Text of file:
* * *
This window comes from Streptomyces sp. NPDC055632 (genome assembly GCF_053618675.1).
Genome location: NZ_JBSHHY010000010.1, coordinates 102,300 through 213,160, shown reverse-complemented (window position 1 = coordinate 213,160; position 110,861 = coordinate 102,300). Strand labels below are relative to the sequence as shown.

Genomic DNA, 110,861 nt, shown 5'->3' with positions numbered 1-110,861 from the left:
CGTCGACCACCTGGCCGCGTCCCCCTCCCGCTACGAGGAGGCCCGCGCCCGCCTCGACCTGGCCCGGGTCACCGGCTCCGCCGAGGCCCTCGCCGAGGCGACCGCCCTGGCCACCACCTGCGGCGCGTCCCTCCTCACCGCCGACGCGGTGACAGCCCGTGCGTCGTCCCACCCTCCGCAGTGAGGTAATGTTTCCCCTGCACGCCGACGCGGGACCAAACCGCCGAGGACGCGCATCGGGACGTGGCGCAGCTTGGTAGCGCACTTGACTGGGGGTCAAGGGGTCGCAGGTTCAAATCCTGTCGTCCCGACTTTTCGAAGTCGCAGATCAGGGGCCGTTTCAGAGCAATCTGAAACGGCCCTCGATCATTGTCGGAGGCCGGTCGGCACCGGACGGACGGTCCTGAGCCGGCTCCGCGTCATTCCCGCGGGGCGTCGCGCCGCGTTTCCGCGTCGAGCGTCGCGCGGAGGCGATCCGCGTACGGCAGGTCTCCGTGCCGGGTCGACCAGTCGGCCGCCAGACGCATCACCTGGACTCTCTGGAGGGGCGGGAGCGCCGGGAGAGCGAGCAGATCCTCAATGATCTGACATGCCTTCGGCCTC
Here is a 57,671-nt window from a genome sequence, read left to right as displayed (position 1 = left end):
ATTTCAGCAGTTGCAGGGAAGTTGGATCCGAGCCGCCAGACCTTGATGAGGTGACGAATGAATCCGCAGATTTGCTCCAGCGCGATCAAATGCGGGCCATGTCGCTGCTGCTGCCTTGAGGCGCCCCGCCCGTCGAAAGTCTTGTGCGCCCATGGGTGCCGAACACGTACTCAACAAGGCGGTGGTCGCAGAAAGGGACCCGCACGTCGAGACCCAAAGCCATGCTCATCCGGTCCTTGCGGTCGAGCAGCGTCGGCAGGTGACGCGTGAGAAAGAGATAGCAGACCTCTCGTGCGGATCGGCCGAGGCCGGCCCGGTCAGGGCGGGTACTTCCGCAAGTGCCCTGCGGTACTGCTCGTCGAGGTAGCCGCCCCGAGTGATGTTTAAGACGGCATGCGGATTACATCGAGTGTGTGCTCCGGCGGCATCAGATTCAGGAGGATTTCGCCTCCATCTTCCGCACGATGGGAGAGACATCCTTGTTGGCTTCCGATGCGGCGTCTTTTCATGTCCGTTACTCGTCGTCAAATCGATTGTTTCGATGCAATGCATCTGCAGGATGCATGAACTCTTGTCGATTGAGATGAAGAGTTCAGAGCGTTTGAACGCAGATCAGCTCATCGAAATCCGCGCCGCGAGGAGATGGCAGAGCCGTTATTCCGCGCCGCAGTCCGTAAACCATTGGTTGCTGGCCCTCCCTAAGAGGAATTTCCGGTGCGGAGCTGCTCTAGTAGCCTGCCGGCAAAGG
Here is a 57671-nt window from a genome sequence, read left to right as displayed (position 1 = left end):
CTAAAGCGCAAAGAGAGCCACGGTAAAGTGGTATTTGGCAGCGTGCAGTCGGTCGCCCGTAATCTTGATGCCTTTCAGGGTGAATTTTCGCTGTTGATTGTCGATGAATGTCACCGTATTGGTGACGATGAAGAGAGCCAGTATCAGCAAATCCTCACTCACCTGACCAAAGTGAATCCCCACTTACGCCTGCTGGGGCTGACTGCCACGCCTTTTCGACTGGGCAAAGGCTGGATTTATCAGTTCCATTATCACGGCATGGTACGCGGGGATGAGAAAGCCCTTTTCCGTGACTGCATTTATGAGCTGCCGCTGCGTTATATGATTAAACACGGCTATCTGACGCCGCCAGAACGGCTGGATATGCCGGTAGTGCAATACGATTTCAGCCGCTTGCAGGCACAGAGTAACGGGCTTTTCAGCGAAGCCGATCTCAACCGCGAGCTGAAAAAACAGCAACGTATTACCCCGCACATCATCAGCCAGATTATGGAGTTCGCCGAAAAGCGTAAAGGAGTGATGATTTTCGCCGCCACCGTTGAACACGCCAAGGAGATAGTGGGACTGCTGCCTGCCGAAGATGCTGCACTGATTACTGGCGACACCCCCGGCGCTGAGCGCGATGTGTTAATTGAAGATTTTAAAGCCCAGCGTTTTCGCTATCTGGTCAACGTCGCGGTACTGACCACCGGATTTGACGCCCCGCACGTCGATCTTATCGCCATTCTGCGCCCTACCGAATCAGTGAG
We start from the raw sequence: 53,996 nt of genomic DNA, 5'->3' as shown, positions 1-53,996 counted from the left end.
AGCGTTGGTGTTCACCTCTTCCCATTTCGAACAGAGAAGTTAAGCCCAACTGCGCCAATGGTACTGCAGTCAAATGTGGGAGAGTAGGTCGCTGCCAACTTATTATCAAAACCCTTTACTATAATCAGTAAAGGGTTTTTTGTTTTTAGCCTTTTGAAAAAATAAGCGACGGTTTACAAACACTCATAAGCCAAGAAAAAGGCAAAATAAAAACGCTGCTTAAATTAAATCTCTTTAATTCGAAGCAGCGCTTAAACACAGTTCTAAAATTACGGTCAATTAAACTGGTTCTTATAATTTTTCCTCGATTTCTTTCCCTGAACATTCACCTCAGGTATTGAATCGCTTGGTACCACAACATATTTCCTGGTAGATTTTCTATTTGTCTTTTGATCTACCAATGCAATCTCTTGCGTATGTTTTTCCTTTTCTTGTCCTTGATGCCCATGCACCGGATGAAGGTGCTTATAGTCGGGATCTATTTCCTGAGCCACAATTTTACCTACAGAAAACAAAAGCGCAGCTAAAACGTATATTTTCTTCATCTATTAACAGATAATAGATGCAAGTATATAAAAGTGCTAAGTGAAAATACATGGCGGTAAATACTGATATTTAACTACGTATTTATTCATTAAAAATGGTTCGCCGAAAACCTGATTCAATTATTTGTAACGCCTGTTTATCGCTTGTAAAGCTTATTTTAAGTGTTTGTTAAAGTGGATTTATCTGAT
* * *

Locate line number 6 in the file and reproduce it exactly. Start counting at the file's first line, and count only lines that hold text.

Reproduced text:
ATTTCAGCAGTTGCAGGGAAGTTGGATCCGAGCCGCCAGACCTTGATGAGGTGACGAATGAATCCGCAGATTTGCTCCAGCGCGATCAAATGCGGGCCATGTCGCTGCTGCTGCCTTGAGGCGCCCCGCCCGTCGAAAGTCTTGTGCGCCCATGGGTGCCGAACACGTACTCAACAAGGCGGTGGTCGCAGAAAGGGACCCGCACGTCGAGACCCAAAGCCATGCTCATCCGGTCCTTGCGGTCGAGCAGCGTCGGCAGGTGACGCGTGAGAAAGAGATAGCAGACCTCTCGTGCGGATCGGCCGAGGCCGGCCCGGTCAGGGCGGGTACTTCCGCAAGTGCCCTGCGGTACTGCTCGTCGAGGTAGCCGCCCCGAGTGATGTTTAAGACGGCATGCGGATTACATCGAGTGTGTGCTCCGGCGGCATCAGATTCAGGAGGATTTCGCCTCCATCTTCCGCACGATGGGAGAGACATCCTTGTTGGCTTCCGATGCGGCGTCTTTTCATGTCCGTTACTCGTCGTCAAATCGATTGTTTCGATGCAATGCATCTGCAGGATGCATGAACTCTTGTCGATTGAGATGAAGAGTTCAGAGCGTTTGAACGCAGATCAGCTCATCGAAATCCGCGCCGCGAGGAGATGGCAGAGCCGTTATTCCGCGCCGCAGTCCGTAAACCATTGGTTGCTGGCCCTCCCTAAGAGGAATTTCCGGTGCGGAGCTGCTCTAGTAGCCTGCCGGCAAAGG